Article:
Chapter

Samaritan Halakhah

Michael Corinaldi

in An Introduction to the History and Sources of Jewish Law

Published in print March 1996 | ISBN: 9780198262626
Published online March 2012 | e-ISBN: 9780191682360 | DOI: http://dx.doi.org/10.1093/acprof:oso/9780198262626.003.0003
Samaritan Halakhah

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The name Shomronim or ‘Samaritans’ was initially used to refer to the inhabitants of the province called Samaria. Shomronim, the origin of the sect's name, supposedly refers to a group of Samarian inhabitants who view themselves as authentic guardians of the Scripture and of the truth explained in the Torah. The Samaritan halakhah could be characterized as a practice that initiated during the First Temple period and has persisted until the present day. This chapter attempts to look into the historical aspects of this approach through providing a comparative viewpoint for the rabbinic tradition that opts to view this practice as a sectarian one. Here, we explore a form of Jewish law that has denied the Oral Law of the Rabbis, although such is said to have taken its basis from the Bible.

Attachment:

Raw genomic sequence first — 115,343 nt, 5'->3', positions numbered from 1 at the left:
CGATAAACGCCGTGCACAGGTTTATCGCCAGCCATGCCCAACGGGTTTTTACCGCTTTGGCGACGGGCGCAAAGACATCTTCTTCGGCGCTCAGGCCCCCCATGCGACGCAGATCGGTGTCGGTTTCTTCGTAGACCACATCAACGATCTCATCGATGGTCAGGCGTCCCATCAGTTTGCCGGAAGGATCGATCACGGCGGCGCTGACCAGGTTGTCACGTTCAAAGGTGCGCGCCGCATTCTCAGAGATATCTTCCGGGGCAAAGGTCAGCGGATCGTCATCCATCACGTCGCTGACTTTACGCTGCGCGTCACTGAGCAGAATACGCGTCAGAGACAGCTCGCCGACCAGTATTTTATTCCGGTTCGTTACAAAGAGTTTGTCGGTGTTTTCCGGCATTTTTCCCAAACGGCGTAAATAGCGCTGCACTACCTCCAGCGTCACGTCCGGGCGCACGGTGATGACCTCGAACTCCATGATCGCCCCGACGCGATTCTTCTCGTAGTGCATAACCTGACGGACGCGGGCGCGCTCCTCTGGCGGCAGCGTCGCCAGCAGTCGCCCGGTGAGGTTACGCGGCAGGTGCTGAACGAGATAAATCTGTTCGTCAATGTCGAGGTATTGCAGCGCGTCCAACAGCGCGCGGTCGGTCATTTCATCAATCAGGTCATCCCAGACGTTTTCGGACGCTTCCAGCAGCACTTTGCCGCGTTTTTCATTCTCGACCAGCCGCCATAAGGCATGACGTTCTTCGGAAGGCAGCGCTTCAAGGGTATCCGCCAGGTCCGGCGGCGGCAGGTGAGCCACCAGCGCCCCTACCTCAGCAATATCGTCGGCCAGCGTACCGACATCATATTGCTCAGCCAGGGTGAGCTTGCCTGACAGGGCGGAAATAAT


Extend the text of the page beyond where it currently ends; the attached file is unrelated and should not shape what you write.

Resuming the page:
Keywords: Shomronim; Samaritans; Samaria; halakhah; sectarian tradition; Bible; Jewish Law; Oral Law; Rabbis

Chapter.  6953 words. 

Subjects: History of Law

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